The third instance of fleshly wisdome to propagate Religion by, is, To*indulge men in their lusts and sinnes, that so the party which follow∣eth them, may be the more numerous. This is fleshly wisdome in an high degree of impiety; and yet in this also the Church of Rome hath beene notorious, when other Churches have by their good Discipline cast out some offenders for scandalous impieties; They have appeal∣ed to the Church of Rome in that case and she craftily laying hold Page  430 on the opportunity, hoping thereby to establish her Supremacy, would like Absolom say to every one that came, that his cause was good; and by this policy in indulging and encouraging such licentious offenders, whom other Churches would not endure as members: At last with other politick devi∣ses, she arrived to that amplitude of power, she now glorieth in. We might instance in other subtil forgeries, as the corrupting or denying some Canons made in the Council of Nice, thereby to translate the chief Patri∣archship to her self; a famous cheat, and discovered most palpably to the shame of the Romane party, of which there is much in Ecclesiastical Au∣thours; as also the pretence of Constantines donation, a forged he like the rest. This I shall insist upon, as greatly considerable, The indulging of peo∣ple in prophanenesse, as also in horrible ignorance, that so they may rule without controll. And how well were it if this fleshly wisdome were inclo∣sed in the Romane Conclave? Are there not too many in the Protestant Churches, that out of a desire either to please men, or increase their earth∣ly advantages promote a promiscuous admission of all to the Lords Table, making no difference betweene the clean and unclean. This I confesse is the way to be applauded by the most: This is that which will give best content to all: This is accounted wisdome and moderation; but Wisdome is justified of her children; and the holy institution of Christs, will be own∣ed by those who worship God in Spirit and truth: But this fleshly wisoome whereby we please all, and indulge men in their lusts, is seldome successe∣full; but fire will come out of the Bramble, when it doth not out of the Fig-tree to consume: I meane even prophane and wicked spirits are many times stirred up by God to oppose such corrupt Teachers, when the godly meddle not at all. For God doth many times make use of the wicked∣nesse of one ungodly man, to torment another. Yea Luther's first stirrings against the abuses of Popery, were not so pure and sincere, as afterwards when the light and grace of God came more upon him. It is therefore a great duty incumbent upon the Ministers of the Gospel, to walk sincere∣ly by Christs rule in their pastoral exercises, avoiding this fleshly wisdome, which though it may seeme sometimes to prevent a mischiefe, yet as it did to David, doth afterwards plunge in a greater calamity. And indeed going to carnal policy in Church-administrations, is but like going to witches and wizards, forsaking Gods way, which never bringeth a per∣fect cure.

Fourthly, Then is carnal wisdome used to propagate Religion, When by it we propound carnal and selfish ends to our selves, not the glory of God, and*advancing the power and purity of his Ordinances. This is that which Paul doth principally disclaim, I seek not you but yours, saith he in this Epistle, 2 Cor. 12. 14. And that they might be perswaded hereof, he would take no maintenance of them, but made use of other Churches, that he might spare them; yea sometimes working with his own hands. How farre this is imitable by the Ministers of the Gospel now, as many do upbraid them with this example of Paul, will be clearly and fully evidenced (God assi∣sting in its time) for we shall meet with this part of Paul expresly men∣tioned and insisted on by him in this Epistle. But it is worth the observa∣tion, that Paul by no way he took, could escape the slander of a self∣seeker. For if in that case he had burdened the Church of Corinth, the false Apostles would have calumniated him, as using a cloak of covetousness, and seeking himself: But now because he will not do so, see how this is interpreted as a carnal designe also; for so he bringeth in their objection, vers. 16, Be it so, I did not burden you, but being crafty, I tooke you with guile. This was suggested against Paul, they made this construction of Page  431Paul's not burdening them, that he did this out of craft, that they should think themselves the more ingaged unto him; and so by this means, he get the more dominion over them. Thus what shall Paul do, if he doth not take mainte∣nance, it is his craft, and if he doth, it is his craft? By this instance we see, how much we are to avoid all fleshly wisdome, for do what we will, it shall be charged upon us. Only when we have this sincerity of conscience within to com∣fort and support us, this will be a means to make us bear the slanders of ene∣mies with greater alacrity. Now as we said, then we may certainly conclude, we are guided by fleshly wisdome; when our aimes in our ministerial way is ei∣ther glory, and applause, which was the poison of the Pharisees duties; or earthly wealth and external pomp; which motives do easily creep in, unlesse grace be the porter to keep the door of the soul. We see even the Disciples themselves, and that twice contending about superiority; and once this was done when our Saviour was fore-telling them of his sad sufferings, and how they should be scattered. And truly this should much prevail with us to walk by sincere rules, because nothing doth more awe peoples hearts, nothing doth more erect a throne of fear and reverence in mens hearts, so much as integrity. Even Herod did fear John, because he was a just man; he saw he was not car∣ried by carnal pinciples, and that made Herod reverence him, Mark 6. 20. And thus it was with Christ himself also, this made the people so greatly flock after him, because the hypocrise and self-seeking of the Pharisees began to be made clear to them. And thus the integrity of our Reformers was precious: whereas the luxury, pride and ambition of the Roman Clergy began to be ap∣parent. Yea before Luther's time, the Church generally groaned under them, which made Berengarius call them Romanos Pompifices, and Pulpi∣fices, as regarding their pompe and belly more than their ministerial duty.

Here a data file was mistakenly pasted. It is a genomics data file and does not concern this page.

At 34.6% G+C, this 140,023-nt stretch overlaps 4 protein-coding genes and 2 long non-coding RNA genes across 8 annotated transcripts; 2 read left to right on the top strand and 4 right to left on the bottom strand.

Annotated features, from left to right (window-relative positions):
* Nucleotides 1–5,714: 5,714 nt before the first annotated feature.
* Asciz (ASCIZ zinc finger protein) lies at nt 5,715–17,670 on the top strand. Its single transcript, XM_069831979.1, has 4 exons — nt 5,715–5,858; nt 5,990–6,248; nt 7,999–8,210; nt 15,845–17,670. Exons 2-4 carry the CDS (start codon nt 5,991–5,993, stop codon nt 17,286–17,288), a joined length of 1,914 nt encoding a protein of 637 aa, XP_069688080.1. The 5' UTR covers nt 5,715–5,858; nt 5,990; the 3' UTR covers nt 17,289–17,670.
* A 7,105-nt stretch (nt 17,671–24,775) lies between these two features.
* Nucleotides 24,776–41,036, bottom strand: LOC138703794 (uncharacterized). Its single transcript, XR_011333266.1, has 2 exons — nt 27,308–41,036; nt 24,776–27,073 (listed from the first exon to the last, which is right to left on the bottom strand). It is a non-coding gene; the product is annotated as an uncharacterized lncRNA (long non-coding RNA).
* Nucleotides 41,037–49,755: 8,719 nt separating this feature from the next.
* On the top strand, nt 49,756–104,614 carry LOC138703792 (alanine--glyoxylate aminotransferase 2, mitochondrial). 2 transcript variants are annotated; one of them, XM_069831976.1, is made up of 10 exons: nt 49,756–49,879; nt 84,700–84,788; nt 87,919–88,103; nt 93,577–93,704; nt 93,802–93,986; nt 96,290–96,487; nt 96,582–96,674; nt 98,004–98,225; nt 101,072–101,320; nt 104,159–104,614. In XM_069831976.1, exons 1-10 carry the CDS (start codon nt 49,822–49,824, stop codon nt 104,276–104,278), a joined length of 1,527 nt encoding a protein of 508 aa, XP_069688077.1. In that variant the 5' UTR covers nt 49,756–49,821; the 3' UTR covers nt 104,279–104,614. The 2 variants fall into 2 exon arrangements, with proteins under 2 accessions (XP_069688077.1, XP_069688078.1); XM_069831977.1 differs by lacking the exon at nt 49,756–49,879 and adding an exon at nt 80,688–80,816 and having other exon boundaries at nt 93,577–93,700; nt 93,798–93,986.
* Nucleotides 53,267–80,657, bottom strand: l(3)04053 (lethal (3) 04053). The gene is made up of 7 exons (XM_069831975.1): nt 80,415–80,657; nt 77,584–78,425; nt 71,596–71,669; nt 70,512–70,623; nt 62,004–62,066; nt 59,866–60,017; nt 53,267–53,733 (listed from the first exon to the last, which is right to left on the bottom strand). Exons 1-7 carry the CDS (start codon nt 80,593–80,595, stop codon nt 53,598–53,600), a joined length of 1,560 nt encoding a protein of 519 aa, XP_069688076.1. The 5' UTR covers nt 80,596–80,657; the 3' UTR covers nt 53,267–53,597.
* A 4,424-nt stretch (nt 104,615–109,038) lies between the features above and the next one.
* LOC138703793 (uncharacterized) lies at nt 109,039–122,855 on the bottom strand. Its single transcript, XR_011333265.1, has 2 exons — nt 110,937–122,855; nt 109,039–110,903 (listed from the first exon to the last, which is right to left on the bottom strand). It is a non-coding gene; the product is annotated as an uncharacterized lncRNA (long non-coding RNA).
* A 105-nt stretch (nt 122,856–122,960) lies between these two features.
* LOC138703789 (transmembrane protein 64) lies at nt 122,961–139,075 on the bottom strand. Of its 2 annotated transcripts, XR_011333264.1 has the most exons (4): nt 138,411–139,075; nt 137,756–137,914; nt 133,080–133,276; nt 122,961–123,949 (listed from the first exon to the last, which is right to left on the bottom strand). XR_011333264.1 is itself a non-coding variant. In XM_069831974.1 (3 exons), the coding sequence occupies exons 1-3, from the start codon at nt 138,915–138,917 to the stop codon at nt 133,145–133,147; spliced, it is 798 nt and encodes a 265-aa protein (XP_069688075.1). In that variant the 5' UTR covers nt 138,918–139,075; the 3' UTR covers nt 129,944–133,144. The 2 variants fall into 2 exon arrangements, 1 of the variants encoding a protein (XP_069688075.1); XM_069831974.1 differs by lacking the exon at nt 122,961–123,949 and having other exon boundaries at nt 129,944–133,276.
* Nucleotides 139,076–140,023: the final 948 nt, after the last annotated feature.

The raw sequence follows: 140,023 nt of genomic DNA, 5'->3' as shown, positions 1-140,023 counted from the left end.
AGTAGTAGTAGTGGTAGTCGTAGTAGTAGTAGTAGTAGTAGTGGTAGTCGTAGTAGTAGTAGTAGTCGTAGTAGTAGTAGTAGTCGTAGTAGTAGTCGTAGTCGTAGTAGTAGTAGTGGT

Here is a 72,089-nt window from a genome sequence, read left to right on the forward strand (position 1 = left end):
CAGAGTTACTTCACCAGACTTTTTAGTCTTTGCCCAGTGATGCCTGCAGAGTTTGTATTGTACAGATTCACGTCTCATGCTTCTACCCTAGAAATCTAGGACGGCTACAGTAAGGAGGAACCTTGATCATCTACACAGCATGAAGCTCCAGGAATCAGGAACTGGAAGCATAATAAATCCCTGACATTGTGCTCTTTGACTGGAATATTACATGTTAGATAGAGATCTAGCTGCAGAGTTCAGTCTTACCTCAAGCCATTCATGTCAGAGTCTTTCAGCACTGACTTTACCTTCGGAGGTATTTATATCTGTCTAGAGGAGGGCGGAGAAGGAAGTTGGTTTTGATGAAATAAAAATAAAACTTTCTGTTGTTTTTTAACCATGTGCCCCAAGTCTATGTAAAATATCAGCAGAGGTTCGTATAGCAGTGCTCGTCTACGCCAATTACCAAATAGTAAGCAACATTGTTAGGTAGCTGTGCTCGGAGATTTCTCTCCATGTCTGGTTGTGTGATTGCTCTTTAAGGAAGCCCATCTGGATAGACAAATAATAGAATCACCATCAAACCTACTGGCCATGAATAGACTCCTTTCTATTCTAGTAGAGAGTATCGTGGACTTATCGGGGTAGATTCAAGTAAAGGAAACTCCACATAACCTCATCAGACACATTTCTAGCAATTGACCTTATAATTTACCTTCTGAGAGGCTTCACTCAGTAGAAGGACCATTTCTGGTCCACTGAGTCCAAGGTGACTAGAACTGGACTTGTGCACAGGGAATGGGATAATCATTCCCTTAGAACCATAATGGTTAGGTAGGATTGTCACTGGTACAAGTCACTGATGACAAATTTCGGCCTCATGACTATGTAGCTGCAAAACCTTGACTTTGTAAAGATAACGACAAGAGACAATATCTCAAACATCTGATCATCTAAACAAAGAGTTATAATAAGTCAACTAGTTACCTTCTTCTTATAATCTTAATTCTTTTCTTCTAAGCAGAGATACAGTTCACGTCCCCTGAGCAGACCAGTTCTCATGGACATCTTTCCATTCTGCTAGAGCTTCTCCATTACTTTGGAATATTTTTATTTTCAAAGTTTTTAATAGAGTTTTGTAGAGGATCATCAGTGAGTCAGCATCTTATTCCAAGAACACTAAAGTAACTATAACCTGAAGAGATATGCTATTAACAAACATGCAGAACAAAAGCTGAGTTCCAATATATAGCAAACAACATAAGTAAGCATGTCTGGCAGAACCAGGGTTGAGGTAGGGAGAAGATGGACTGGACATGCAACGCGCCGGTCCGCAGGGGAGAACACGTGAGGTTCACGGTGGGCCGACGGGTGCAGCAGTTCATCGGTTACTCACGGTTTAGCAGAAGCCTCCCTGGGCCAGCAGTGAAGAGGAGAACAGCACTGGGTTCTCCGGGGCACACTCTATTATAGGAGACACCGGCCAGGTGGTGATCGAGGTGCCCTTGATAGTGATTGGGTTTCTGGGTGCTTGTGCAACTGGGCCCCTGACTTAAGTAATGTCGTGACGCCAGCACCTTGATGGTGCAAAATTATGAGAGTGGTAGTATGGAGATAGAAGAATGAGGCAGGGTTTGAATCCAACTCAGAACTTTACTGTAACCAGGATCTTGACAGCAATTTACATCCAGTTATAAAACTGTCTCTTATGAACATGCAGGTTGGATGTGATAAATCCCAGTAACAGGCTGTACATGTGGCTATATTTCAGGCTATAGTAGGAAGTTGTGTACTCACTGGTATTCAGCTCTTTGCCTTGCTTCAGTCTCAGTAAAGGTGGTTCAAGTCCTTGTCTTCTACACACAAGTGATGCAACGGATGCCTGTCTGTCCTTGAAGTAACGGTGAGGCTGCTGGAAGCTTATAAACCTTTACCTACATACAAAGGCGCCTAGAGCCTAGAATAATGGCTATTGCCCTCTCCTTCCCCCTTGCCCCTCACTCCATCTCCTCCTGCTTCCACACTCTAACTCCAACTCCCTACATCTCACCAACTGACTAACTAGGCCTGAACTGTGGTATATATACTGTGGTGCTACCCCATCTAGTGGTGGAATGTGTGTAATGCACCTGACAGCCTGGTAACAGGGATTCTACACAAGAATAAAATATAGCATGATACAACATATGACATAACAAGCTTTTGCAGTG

Lastly, (For the differences I promised to speak to between fleshly wisdome, and heavenly wisdome, as also civil prudence, may be considered in the next particular.) Fleshly wisdome is seen, In glorying and boasting of humane elo∣quence and philosophical demonstrations. This some make to be a great part of, if not the only sense of fleshly wisdome. And certainly this is that which Paul renounceth, 1 Cor. 2. 1, 3, 4. the end whereof was, that their faith might not stand in the wisdome of men, but the power of God. And therefore the Thes∣salonians are commended, 1 Thess. 2. 13. That they received the Gospel, not as the word of men, but as of God, which effectually worketh in those that be∣lieve. That there may be no use made of humane learning, much lesse that it is not lawfull to improve the gifts and abilities of learned men in our Ministry, I think is scarcely in an absolute sense denied by any orthodox. But then they give this Caution, That such things must not be done out of ostentation, but edification, and conviction; neither must we so preach that our auditors should be more affected with the oratory or learning, than the matter, the gifts and parts of a Minister, more than the holy truths which are delivered for informa∣tion and conversion. And therefore as we the Ministers of the Gospel are to take heed of all fleshly wisdome, especially this latter, which is so subtil a thief, ready to steal away our treasure: So ought you the hearers to take heed of all fleshly wisdome. For it is this only maketh you go away unconverted, unhum∣bled, unreformed, your conscience, your mind condemns you for it, but on∣ly fleshly wisdome will not let you obey. As (I say) we are to take heed of this universally; so especially that you do not regard the parts, learning and oratory of a Minister more than holy matter. You must hear from a sincere heart, you must come to our Ministry with godly simplicity, as well as we are to preach so; and it is hard to say, whether is more difficult, to preach without fleshly wisdome, or hear without it. Do you desire to know nothing, but Je∣sus Page  432 Christ crucified? Are ye not like children that look upon Books, more to see the gayes and gaudy flourishes, than the matter contained therein? Do ye not mind more what may tickle your ear, please your fancy, then what may wound your heart? Aristotle even to his Lecture of moral Philosophy, doth require one who is purged from his lusts. How much rather is the word of God to be received with a pure and mortified heart? Oh this flesnly wisdome will prove cursed folly at last! In the flames of hell thou wilt cry out of this, Oh wretch that I was, I thought to be wise for my self, and how unspeakably am I undone thereby!